In late 2010, the New Jersey Legislature enacted a new regulation for use of time clocks and “rounding” of hours worked by employees. N.J.A.C. 12:56-5.8. “Rounding” is the practice of recording employees’ starting and stopping times to the nearest five minutes or to the nearest one-tenth or quarter of an hour when using a time clock. Before the new regulation came into effect, New Jersey’s regulations simply required that employees be paid for “all hours worked” without guidance on the use of time clocks or the practice of rounding.
The new regulation permits the practice of rounding, provided employees are properly compensated for all time worked. New Jersey’s regulation is now identical to the Federal regulation regarding the use of time clocks and the practice of rounding. New Jersey’s use of the same language used in the Federal regulation is intended to assure that employers currently complying with the Federal regulation will also be in compliance with New Jersey’s new regulation. The new regulation should prevent employers from incurring administrative penalties as a result of violating New Jersey’s wage and hour regulations.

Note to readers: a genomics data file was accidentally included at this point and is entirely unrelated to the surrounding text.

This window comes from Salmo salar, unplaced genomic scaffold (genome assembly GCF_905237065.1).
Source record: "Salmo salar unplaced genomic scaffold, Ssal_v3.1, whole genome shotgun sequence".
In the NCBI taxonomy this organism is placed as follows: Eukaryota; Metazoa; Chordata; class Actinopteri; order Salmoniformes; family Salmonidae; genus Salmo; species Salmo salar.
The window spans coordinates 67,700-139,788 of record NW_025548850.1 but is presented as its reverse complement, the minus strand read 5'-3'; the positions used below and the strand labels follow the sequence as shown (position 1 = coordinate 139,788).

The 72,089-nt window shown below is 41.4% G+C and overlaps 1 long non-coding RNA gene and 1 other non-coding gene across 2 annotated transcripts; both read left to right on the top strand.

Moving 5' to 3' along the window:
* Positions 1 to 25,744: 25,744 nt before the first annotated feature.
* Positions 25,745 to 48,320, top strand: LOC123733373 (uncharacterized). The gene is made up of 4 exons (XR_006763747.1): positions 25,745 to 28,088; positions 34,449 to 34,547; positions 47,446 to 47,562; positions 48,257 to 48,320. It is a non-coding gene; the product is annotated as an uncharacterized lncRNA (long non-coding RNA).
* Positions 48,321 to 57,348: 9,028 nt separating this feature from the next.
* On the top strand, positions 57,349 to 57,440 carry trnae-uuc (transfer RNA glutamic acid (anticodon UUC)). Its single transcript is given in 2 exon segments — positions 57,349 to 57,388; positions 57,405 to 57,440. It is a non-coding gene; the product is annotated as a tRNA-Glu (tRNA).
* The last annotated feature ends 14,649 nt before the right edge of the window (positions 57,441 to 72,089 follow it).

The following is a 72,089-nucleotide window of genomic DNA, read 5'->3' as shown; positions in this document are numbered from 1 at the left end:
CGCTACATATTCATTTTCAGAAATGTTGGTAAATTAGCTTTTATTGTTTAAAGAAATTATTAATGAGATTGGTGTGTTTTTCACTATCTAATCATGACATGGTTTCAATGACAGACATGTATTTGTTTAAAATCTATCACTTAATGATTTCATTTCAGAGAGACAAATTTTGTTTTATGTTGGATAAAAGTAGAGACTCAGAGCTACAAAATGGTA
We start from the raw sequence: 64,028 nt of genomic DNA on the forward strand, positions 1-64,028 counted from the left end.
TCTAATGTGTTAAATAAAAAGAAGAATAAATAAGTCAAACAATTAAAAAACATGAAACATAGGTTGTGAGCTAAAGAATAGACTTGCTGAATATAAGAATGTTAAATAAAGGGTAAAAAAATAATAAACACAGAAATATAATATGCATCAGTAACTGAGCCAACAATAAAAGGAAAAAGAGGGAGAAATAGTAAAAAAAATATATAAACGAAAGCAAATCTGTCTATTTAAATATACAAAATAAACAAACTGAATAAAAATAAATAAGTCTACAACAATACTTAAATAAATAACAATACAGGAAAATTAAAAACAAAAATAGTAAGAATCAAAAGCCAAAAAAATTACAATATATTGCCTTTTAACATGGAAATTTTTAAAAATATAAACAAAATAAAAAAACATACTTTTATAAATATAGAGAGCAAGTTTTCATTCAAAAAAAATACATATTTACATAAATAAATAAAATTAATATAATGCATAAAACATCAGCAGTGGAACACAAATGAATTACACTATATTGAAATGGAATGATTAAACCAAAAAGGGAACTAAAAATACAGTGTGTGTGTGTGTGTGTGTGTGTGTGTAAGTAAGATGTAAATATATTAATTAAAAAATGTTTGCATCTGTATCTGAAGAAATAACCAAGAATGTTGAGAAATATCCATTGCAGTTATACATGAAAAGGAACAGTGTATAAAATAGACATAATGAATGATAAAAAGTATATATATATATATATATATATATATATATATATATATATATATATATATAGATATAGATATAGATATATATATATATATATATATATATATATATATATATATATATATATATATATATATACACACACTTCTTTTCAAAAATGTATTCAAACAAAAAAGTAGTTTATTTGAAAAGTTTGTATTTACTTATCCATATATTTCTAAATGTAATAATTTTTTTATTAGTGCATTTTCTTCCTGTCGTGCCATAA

New Jersey’s new regulation also states that employees voluntarily arriving before their shift and/or voluntarily remaining after their shift are not to be paid for that time. Their early or late clock-punching is to be disregarded unless they actually perform work before or after their shift.
© 2011 Nissenbaum Law Group, LLC